* Largest one-day drop in four months
* Index breaks major technical support
* Petchems push Saudi Arabia to 59-month high
* Dubai's Union Properties soars 11 pct
* Oman posts eighth straight gain
By Nadia Saleem
DUBAI, Aug 18 Egypt's bourse suffered its
largest one-day drop in four months on Sunday after hundreds of
people were killed in a crackdown by the army-backed government
on supporters of the Muslim Brotherhood.
Cairo's main index tumbled 3.9 percent to 5,335
points. It had dropped 1.7 percent on Wednesday, when security
forces started taking action to disperse protesters, and was
shut on Thursday because of the violence.
The market traded for three hours on Sunday instead of the
usual four, to give time for people to return home before a
"Civil war is knocking on the door and lots of lives have
been shed and I don't think it will stop here," Ali Adou, fund
manager at Abu Dhabi investment firm The National Investor, said
of Egypt's political situation.
"It will be a while before people will think of investing in
the current environment."
The index fell on Sunday below major technical support
around 5,450 points, where it peaked in May and July. The next,
minor chart support is at 5,275 points, the late July low.
In addition to the bloodshed, the government has threatened
to ban the Brotherhood, which could end remaining hopes for
inclusive parliamentary elections and a return to civilian rule
in coming months.
The closure of some major foreign-owned industrial
facilities in the past few days, as well as the fresh blow to
the tourist industry, suggest that even if billions of dollars
in aid from Egypt's Gulf allies can keep it financially afloat
in coming months, the economy could deteriorate further. The
resulting unemployment could worsen social
The stock market is still up 19 percent from its June low,
thanks to hopes that the ouster of President Mohamed Mursi would
produce a more effective government. That leaves plenty of room
for investors to sell further in order to lock in profits.
Some foreign investors and economists, such as VTB Capital's
Middle Eastern chief economist Raza Agha, are discussing the
possibility of Egypt following the example of Algeria, where a
military crackdown on Islamists in the 1990s led to a protracted
"With the army and Al Azhar University's social standing
likely damaged given developments since Mursi's ouster, and
Egypt's Arab and Western bilateral partners having failed, it is
not clear if anyone can play a mediation role," he wrote late
Elsewhere, Saudi Arabia's benchmark climbed 0.3
percent to hit a new 59-month closing high of 8,157 points,
boosted by petrochemical shares. The market is up 20 percent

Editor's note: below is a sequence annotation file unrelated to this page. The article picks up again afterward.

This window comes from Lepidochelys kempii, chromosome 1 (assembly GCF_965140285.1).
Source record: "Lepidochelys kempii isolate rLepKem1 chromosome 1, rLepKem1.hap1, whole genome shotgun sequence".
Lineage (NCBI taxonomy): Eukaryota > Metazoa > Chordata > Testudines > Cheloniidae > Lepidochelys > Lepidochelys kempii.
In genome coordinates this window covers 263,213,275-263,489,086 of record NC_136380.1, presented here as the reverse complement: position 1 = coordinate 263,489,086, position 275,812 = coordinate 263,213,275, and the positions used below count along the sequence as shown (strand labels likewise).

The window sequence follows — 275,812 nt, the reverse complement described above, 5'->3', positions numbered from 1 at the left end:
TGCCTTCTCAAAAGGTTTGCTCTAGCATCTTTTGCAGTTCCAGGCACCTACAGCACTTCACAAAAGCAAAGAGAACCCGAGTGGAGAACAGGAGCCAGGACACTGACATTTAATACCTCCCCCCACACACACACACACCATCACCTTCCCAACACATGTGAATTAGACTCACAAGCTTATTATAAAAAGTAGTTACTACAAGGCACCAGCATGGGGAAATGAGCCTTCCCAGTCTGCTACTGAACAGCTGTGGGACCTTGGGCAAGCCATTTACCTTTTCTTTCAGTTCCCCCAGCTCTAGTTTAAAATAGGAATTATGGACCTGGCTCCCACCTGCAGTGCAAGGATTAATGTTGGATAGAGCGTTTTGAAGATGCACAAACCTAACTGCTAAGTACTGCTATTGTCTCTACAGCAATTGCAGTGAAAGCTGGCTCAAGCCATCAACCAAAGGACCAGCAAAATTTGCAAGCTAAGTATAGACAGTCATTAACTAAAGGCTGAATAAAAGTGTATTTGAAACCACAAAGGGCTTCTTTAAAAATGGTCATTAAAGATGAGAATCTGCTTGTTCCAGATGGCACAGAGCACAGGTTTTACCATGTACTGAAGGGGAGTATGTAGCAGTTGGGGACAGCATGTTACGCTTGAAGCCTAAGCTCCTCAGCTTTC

year-to-date; the petrochemical sector index rose 1.1
percent on Sunday.
The rally is partly driven by the market's break this month
above 8,000 points, an important level psychologically.
"Investors are adding more risk and the break above the
8,000 level has kept the positive momentum," said John
Sfakianakis, chief investment strategist at Saudi investment
"The short-term outlook is for another leg up as additional
liquidity is coming onto the market in selective
names, including some banks and petrochemicals."
Some analysts, however, note the banking and petrochemical
sectors posted only single-digit growth in second-quarter
earnings, and argue this may not be enough to extend the bull
"We have started to see the market relatively overvalued,"
said Hesham Tuffaha, a Riyadh-based fund manager.
"There are many sectors that are being driven by strong
growth but the largest sectors, banks and petrochemicals, have
not posted double-digit growth, which is the only thing that can
justify the sharp rally in the index."
The market may therefore come under pressure from
profit-taking in the near term, he adds.
In the United Arab Emirates, Dubai's measure
slipped 0.2 percent, trimming 2013 gains to 61.9 percent.
Small-cap real estate stocks surged, however, after lagging
earlier this year. Union Properties jumped 10.8
percent to a three-month high; it is up 16.5 percent
year-to-date. Volume in the stock was a massive 423 million
shares, its highest in more than two years.
Deyaar Properties rallied 5.8 percent.
"Broad concerns in the real estate sector are dissipating
and the discount to market was too much - it was only a matter
of time that people looked at it," Amer Khan, director at Shuaa
Asset Management in Dubai, said of Union Properties. "The
discount is big enough to run the stock up for a while."
Elsewhere, shares in Oman's Al Hassan Engineering
jumped 5.5 percent after its part-owned Abu Dhabi subsidiary won
a 69.5 million dirham ($18.9 million) sub-contract for
construction work. The firm said in a statement that the work
would be completed in August 2014, though the project was still
pending final approval by the ultimate client.
Muscat's benchmark climbed 0.2 percent to 6,847
points, marking its eighth straight gain and highest closing
level since February 2011. It faces very strong technical
resistance at 7,044 points, which capped the market in April
2010 and January 2011.
* The index dropped 3.9 percent to 5,335 points.
* The index gained 0.2 percent to 9,910 points.
* The index slipped 0.2 percent to 2,627 points.
* The index climbed 0.3 percent to 8,157 points.
* The index retreated 0.2 percent to 3,874 points.
* The index advanced 0.5 percent to 8,135 points.
* The index gained 0.2 percent to 6,847 points.
* The index ticked up 0.03 percent to 1,201 points.